“About week five, their minds are going to be really engaged in school again, he said. “Then we’ll do some assessment and see where we are and really analyze that and figure out, ‘OK, how is this going to guide us for the rest of the year? Where do we need to pick up pieces, and where are we OK?’ ”
Schools can also take this sort of data-driven approach to monitoring students’ social and emotional needs and growth. The Jaffrey-Rindge district is moving forward with plans to implement a multi-tiered system of support for behavior and emotional wellness (MTSSB). This program, which the district is working on with the state education department, includes using a digital database to track students’ social-emotional needs to develop tools to proactively address them.
And, Jaffrey-Rindge Superintendent Reuben Duncan added, this behavioral support marks a continuation of the district’s efforts in this area, not necessarily a response to the pandemic.
“I wouldn’t say that anything that we’re doing is specifically tied to COVID,” Duncan said. “There are social-emotional trends that have been occurring throughout our society for quite some time, and we wanted to make sure that we were preparing our district to be able to handle whatever comes our way. COVID certainly sped things up, and did help us to initiate our conversations with the individuals who are helping us implement the MTSSB.”
As part of this ongoing work to support students’ overall wellbeing, Shulman added that Jaffrey’s middle/high school has added a new school counseling director, in addition to the school’s three counselors.
The ConVal School District — which covers Antrim, Bennington, Dublin, Francestown, Greenfield, Hancock, Peterborough, Sharon and Temple — has also added a new position to coordinate the district’s response to the impact of the coronavirus pandemic.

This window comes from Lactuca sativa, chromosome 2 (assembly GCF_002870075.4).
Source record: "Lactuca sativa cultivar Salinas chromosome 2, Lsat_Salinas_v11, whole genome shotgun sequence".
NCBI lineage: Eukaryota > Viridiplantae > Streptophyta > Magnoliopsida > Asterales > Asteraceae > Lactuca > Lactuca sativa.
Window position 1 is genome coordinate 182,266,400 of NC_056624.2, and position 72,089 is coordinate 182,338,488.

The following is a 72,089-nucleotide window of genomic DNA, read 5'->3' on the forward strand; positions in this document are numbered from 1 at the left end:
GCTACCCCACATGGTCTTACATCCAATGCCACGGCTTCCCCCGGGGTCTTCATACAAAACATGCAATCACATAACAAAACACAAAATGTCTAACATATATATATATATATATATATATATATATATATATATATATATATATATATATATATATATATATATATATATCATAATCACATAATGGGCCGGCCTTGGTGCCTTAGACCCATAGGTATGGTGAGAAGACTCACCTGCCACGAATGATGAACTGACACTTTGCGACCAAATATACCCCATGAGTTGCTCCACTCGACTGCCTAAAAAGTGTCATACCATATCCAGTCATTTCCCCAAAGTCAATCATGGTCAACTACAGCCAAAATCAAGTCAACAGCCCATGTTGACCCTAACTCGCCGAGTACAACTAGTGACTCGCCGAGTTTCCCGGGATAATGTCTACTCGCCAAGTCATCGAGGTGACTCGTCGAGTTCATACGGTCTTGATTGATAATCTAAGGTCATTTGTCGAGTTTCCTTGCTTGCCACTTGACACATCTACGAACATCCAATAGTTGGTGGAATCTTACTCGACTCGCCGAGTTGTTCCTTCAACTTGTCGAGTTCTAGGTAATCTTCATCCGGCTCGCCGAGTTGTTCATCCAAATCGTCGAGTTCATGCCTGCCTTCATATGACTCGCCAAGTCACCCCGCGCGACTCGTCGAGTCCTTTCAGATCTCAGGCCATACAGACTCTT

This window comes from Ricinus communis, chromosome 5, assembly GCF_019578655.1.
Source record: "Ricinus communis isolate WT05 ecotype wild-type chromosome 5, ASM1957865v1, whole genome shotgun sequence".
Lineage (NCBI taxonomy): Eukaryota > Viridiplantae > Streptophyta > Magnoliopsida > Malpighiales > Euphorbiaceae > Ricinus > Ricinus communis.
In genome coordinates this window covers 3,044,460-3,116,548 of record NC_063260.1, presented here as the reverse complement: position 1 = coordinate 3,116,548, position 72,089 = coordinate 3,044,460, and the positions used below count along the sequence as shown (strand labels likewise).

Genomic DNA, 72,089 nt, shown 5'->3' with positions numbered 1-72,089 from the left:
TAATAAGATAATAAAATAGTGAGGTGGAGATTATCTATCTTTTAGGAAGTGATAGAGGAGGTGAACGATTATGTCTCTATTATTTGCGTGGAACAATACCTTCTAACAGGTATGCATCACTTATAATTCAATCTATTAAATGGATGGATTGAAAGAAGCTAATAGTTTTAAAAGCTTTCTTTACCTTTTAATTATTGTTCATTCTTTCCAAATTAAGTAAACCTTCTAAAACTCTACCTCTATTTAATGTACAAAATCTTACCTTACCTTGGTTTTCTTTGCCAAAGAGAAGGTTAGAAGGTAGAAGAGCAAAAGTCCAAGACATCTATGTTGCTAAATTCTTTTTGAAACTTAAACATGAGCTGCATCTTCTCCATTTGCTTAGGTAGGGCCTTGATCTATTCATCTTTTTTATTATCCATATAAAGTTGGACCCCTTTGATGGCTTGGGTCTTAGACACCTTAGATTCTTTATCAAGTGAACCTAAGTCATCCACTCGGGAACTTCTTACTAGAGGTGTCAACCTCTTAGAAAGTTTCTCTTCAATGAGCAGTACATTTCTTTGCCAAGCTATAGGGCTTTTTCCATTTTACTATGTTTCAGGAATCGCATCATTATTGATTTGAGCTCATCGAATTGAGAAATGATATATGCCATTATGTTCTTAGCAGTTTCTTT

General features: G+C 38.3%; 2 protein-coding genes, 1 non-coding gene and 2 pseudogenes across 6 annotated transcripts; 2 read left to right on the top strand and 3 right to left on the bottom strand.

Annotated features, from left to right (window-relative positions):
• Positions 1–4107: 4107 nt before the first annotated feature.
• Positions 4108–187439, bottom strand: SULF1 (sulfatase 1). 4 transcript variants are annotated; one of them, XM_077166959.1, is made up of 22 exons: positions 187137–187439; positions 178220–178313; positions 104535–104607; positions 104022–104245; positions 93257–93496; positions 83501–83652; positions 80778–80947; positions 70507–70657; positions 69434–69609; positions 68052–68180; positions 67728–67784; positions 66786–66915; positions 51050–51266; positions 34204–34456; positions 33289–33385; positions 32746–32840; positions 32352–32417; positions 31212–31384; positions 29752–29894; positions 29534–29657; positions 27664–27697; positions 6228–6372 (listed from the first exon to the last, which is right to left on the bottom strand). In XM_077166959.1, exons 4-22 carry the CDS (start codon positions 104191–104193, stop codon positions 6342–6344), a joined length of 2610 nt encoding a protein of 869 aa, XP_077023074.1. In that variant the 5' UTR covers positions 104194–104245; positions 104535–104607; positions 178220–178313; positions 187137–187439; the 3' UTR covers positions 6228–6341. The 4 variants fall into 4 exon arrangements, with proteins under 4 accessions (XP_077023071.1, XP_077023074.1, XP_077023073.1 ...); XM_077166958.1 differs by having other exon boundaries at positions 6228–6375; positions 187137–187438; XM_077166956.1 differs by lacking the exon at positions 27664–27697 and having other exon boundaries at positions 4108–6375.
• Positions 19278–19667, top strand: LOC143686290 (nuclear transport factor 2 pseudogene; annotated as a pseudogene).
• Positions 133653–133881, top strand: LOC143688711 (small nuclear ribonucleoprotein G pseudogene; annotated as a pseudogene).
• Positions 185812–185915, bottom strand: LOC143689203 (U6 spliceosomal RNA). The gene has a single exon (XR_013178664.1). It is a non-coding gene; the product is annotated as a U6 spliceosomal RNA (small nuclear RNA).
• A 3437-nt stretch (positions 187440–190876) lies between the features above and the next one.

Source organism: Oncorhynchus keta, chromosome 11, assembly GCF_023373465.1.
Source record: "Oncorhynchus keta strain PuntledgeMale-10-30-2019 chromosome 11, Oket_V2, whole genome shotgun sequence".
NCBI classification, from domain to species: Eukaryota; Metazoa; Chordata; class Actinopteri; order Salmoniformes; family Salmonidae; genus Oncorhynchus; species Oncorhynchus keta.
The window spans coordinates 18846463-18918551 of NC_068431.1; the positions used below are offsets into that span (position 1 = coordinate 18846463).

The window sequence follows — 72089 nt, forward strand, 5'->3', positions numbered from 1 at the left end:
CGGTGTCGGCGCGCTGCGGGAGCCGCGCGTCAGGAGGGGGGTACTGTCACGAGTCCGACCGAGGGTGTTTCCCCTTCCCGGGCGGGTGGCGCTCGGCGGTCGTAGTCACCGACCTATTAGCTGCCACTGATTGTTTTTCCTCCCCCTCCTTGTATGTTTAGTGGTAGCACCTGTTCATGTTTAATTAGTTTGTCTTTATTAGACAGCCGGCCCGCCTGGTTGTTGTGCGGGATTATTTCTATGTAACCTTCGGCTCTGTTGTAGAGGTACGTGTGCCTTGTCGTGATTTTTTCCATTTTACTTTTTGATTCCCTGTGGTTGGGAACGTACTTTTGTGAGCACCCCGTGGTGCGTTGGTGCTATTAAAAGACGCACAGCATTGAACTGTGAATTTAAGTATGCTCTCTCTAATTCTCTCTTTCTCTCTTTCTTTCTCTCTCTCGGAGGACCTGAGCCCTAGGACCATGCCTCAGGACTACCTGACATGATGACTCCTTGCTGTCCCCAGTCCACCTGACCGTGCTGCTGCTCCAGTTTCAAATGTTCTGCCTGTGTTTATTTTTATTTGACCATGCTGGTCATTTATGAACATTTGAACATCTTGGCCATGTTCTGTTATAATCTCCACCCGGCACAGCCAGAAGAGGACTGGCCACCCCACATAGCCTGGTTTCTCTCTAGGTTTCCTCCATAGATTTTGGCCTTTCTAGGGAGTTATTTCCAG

Amy Janoch, who previously served as principal of Hancock Elementary School and a literacy coach, is now ConVal’s director of learning recovery. In this position, she will work to implement the districts’ recovery plan, which focuses on four main approaches: acceleration of student learning, providing high-intensity tutoring, expanding learning time and providing a supportive learning environment for all students.
In ConVal, like other area districts, this work has already begun with a range of summer programs, including implementing high-intensity tutoring, either one-on-one or in small groups, with elementary and middle school students.
At the high-school level, ConVal’s summer offerings focus on credit recovery. This year, though, instead of re-taking classes they didn’t pass during the year, high-schoolers can take a variation on those classes, designed to increase their engagement. For instance, Assistant Superintendent Ann Forrest said, instead of remedial math courses, ConVal is offering interdisciplinary classes like “Arts and Algebra” and “Construction and Geometry.”
In the Monadnock district, Rathbun said the Project Beyond the Bell Summer Camp, which has higher than usual participation this year with 264 elementary-school students, provides a valuable opportunity to keep kids academically and socially engaged. This becomes particularly important, Rathbun added, as schools prepare to reopen this fall, and teachers work directly with students to meet their academic and social-emotional needs.
“Before we jump into assessments and monitoring and that piece, we really want to get our kids back into school, feeling comfortable being back in school and talking to us so we can know,” he said. “Teachers are experts. Teachers spend their life with children, so working with them, knowing them, talking to them is going to be our first line of attack on this.”